Review : Jack Ingram - Big Dreams & High Hopes
AllmusicJack Ingram became an "overnight success" in 2005 with his number one charting country single "Wherever You Are," after toiling for a decade in Nashville's fields. Interestingly, he scored that hit with well-heeled indie Big Machine. In 2008 he was named Male Vocalist of the Year at the Country Music Awards. That's compelling, especially in light of the way Big Dreams & High Hopes sounds. For a long time, Ingram was a poet, albeit one that Nashville bigwigs didn't want to hear from. He writes about the tough spot he felt himself in on this set's final track, "In the Corner." He castigates himself, the label that let him go, and friends and fans who tried to pigeonhole him as an "ARTIST." No more. Now, it's true that these songs -- at least the half or so he wrote on this set -- don't much resemble that angry young man who's had a poet's touch and a steely critical eye. They do, however, reflect the sound of a songwriter who knows what it takes to be successful. No more, no less. Big Dreams & High Hopes is the sound of contemporary country music and all of its tropes: the big '70s rock production, the sheen, the compressed guitars and over-amped drums, the perfectly punched vocals, the hooky pop choruses and sound effects that feel like they come from the disco era without the rhythm tracks. That doesn't make it a bad record. Fans of contemporary country music showed their delight from the jump: the massive response that greeted summertime anthem "Barefoot and Crazy," the album's first single, is evidence enough....full text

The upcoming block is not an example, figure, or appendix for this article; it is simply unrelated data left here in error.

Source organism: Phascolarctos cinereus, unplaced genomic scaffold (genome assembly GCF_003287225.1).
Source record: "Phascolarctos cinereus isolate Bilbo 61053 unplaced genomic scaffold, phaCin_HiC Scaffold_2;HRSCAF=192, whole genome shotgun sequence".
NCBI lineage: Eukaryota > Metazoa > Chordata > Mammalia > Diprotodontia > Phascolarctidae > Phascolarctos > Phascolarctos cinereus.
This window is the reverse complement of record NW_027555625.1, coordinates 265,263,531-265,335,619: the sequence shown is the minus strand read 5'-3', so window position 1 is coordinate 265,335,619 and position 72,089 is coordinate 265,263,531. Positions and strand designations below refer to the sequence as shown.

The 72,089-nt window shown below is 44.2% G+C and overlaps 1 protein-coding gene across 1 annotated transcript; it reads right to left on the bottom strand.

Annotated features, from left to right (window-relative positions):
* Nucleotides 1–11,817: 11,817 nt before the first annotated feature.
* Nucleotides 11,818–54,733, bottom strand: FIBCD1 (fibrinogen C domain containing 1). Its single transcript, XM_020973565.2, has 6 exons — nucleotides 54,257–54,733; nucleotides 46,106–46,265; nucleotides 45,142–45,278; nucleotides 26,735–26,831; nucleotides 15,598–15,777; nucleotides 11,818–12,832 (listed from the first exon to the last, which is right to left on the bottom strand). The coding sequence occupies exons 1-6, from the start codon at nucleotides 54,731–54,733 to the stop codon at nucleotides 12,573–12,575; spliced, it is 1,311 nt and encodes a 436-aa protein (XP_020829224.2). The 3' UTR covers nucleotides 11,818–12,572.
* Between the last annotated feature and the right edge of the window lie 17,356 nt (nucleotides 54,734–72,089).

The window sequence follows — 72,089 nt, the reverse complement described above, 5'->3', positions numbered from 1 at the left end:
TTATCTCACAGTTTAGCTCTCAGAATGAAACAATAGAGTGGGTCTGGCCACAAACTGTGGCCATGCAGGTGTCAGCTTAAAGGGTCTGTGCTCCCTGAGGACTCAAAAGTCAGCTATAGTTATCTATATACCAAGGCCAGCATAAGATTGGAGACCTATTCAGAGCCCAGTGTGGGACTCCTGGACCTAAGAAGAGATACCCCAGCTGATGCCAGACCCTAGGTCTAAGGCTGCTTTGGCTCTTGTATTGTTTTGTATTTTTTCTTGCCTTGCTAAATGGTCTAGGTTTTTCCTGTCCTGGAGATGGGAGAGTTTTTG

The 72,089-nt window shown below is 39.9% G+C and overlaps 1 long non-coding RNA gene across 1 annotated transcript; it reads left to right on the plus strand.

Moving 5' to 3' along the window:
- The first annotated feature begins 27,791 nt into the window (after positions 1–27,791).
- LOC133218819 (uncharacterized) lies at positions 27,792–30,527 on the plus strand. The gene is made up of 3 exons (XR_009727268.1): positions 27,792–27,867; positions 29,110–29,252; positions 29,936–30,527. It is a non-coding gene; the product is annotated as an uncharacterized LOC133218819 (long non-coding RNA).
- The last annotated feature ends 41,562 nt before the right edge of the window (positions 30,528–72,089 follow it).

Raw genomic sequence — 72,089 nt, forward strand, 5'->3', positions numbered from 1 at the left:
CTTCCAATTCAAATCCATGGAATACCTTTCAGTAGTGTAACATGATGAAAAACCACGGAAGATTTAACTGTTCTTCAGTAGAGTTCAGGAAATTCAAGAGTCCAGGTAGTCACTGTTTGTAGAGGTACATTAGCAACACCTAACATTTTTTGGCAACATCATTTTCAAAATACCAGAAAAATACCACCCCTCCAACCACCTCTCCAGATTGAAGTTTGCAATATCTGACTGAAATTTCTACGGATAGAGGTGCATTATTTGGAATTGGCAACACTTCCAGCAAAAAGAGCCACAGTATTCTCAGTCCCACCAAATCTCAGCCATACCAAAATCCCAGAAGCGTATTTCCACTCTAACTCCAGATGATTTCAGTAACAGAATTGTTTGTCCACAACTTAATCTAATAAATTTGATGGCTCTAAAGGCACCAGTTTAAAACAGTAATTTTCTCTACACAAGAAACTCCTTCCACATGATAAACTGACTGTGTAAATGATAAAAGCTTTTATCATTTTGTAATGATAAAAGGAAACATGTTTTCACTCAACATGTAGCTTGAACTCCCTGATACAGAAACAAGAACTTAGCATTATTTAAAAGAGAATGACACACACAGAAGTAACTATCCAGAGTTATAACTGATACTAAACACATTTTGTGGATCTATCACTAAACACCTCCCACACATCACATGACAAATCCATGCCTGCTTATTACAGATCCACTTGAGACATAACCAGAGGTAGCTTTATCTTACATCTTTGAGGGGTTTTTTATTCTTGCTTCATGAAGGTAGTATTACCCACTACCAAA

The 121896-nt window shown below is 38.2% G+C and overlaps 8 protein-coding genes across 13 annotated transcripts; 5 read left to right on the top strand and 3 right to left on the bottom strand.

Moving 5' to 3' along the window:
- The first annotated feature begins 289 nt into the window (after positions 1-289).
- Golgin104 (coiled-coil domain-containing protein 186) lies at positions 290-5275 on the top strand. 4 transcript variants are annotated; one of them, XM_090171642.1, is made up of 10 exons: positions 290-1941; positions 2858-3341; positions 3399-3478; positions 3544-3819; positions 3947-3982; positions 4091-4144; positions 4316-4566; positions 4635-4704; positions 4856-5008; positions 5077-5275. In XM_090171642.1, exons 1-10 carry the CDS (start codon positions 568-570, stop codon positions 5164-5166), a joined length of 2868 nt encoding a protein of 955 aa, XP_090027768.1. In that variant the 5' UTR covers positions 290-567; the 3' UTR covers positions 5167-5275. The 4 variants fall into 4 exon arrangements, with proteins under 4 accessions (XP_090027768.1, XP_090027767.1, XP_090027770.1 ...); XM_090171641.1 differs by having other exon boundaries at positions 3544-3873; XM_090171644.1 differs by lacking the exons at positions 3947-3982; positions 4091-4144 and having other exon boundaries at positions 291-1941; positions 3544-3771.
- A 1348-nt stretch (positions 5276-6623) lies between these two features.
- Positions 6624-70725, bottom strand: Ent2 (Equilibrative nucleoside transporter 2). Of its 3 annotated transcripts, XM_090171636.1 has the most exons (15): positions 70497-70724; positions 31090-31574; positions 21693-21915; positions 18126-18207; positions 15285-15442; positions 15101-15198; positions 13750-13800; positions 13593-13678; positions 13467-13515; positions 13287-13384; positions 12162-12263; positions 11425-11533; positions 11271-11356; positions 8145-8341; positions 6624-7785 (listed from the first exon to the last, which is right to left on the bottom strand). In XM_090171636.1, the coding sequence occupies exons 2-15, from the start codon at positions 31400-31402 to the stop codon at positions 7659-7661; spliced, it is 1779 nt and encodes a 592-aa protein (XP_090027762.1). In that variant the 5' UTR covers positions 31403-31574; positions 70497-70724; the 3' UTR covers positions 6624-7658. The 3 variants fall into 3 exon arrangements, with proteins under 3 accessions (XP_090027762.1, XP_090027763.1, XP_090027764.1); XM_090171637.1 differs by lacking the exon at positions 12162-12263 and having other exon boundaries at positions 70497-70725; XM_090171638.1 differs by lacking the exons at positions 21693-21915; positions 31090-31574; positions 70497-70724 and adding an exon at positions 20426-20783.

BillboardJack Ingram has graduated from the Texas circuit to the country mainstream in fine fashion, and his appropriately titled new release, "Big Dreams & High Hopes," will only help his star rise higher. Current chart-climbing single "Barefoot and Crazy" is already lighting up request lines and dancefloors, while the song "King of Wasted Time" paints a picture of desperation not easily forgotten. Other highlights include "Free," which finds Ingram echoing the best work of Glen Campbell, and his expressive vocals shine through on the stripped-down title cut. Ingram may be good on his own, but Patty Griffin's sweet harmonies on the enchanting "Seeing Stars" and Dierks Bentley's growls on Ingram's live classic "Barbie Doll" are welcome additions. On the latter tune, Little Big Town, The Lost Trailers, James Otto and Randy Houser make a fitting barroom choir. --Ken Tucker...full text
SlantmagazineReviled as the ultimate sellout in the insular Red Dirt scene for This Is It, the album that broke him into the mainstream country big leagues in 2007, Jack Ingram responds to his harshest critics on Big Dreams & High Hopes, a record that proves that he has embraced the Music Row machine on its own terms, and has done so unapologetically. Album closer "In the Corner" is as sharply auto-critical a song to come out of Nashville in ages, with Ingram taking both himself and his former alt-country fanbase to task: "All the bravery, all the anger/Was just covering up fear," he sings, "That I'd end up in some corner/Now I sit here."
"Here," in Ingram's case, turns out to be the contemporary country music scene, where he has traded in the often scathing point of view of his earlier records for massive pop hooks, loud electric guitars, and even louder drum loops. In terms of style, there's little to Hopes that's original: The album splits the difference between the classic rock inspiration of Montgomery Gentry or Jason Aldean and the slick pop-country of Keith Urban. But to his credit, Ingram still manages to distinguish himself from many of his peers by having a distinctive style both as a songwriter and a vocalist....full text
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